The frequenter of chic East Side eateries cannot help but be haunted by the ghost of the Blue Elephant — former resident of 312 Wickenden St. — upon entering the building's new pristine foyer. But the Duck and Bunny, which opened in February, soon coaxes nostalgic memories out of mind.
The attention to detail is superb: the petite cupcakes, blue velvet curtains and menus on clipboards align to create a cozy aesthetic. The Web site proclaims the Duck and Bunny to be a snuggery: "A cosy and comfortable place."
The toasty feel was calculated by husband and wife team Daniel and Jessica Becker. The couple actively sought to create a space where they would want to spend time, Daniel said. They find many cafes to be pretentious, and they feel people should be able to have a drink outside of a nightclub or bar setting. Daniel said it is important that the snuggery not be thought of as a cafe, a tearoom, a bar or a restaurant.
While the couple treats the culinary aspects of the snuggery with the utmost attention, the overall experience is the primary focus. The culinary element is just one part of creating a superlative snuggery experience. Being at the Duck and Bunny for them is about being comfortable and being able to do what you want, when you want. Some people come for dinner, some come to sit and work for hours on end. They love the diversity of their customers' needs, and aim to please everybody, they said.
It has been a challenge to break free from the "restaurant" definition, Jessica said.
The menu, the Beckers' own creation, is a medley of old personal recipes, six months of watching the Food Network and modifications by their chef, a Johnson and Wales graduate. The couple has made an effort to be creative and push culinary boundaries.
They are particularly disappointed with the cupcake scene in New York, which they called all show without the quality to back it up. They've made an enormous effort to produce interesting, high quality cupcakes here in Providence.
All of the items on the menu are offered all day. Many of them are named after children of the Beckers' friends. The couple has also provided drink pairings. While some items are paired with wines, Jessica explained that the mushroom dish "the Wee Baby Joseph needs to be paired with a Guinness."
Daniel's current favorite menu item is the "T.S. Geller," a heaping roast beef sandwich served in a rye crepe. The sandwich is a spectacle, a monstrosity of meat — enough to feed one person for a few days. Jessica is partial to the "Miss Harriot," a brie, pear and scallion sandwich. She pointed out the menu's other highlights: the bacon-wrapped dates, and the PB and B — a peanut butter and banana sandwich drizzled with honey, served on Portuguese sweet bread. If you choose to get the "Full Elvis," they'll add a few strips of bacon.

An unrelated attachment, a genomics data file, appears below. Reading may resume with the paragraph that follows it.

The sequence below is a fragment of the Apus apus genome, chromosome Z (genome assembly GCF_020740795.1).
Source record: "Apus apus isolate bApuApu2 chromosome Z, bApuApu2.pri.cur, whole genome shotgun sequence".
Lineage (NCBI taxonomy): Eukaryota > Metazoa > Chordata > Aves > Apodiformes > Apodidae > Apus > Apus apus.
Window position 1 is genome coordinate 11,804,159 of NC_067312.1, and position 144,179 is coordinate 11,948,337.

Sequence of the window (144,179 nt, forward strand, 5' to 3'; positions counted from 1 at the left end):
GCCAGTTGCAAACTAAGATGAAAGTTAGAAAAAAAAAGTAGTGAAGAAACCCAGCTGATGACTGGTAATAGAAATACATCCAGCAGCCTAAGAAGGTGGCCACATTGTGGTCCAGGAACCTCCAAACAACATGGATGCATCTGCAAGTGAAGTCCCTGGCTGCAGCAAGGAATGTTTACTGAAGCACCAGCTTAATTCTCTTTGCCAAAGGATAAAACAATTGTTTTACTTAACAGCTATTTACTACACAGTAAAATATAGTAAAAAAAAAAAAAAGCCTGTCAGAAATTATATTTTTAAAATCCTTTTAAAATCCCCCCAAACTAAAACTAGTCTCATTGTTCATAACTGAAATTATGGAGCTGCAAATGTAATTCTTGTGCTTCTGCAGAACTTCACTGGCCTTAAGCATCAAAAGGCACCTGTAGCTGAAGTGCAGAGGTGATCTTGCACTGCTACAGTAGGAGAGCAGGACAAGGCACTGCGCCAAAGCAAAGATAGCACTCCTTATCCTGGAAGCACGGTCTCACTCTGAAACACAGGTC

The success of the menu is dependent on both the Beckers' attention to detail and the variety of interesting local vendors they have chosen. The coffee is from New Harvest Coffee Roasters, the bread from Olga's Cup and Saucer, cheese from Shy Brothers Farm in Massachusetts.
They feel that the Providence food scene has embraced them heartily and love the sense of community they have found there. Daniel, who worked in the New York bar and restaurant world prior to starting the Duck and Bunny said the Providence environment is far more friendly and less competitive.
The house is perfect for their snuggery's feel — it was important to Jessica not to be in a storefront, she explained. Her background is in interior design, so she had a great time cultivating the snuggery's aesthetic. It is broken up into three rooms: a foyer, painted deep blue, with a white chandelier and blue velvet curtains; a bar, with white-tiled walls, zebra-print stools and unmarked beer taps; and a dining room with a homey dining set up and "altered masterpieces."
The art in the dining room includes a Van Gogh self-portrait morphed into a bunny and Vermeer's "Girl with a Pearl Earring" as a duck, commissioned from a student at the Rhode Island School of Design. The music varies from the Beatles to the Gorillaz, but the eclectic environment suits any music.
The Beckers met on Fire Island, N.Y. through mutual friends a few years ago. On a recent visit to Providence to visit Daniel's family, he took her on a walk down Benefit Street.
Seeing the colonial houses, she decided she could call Providence home. The decision seems to be sound, and business is booming in the first two months. They have built the paradise they envisioned.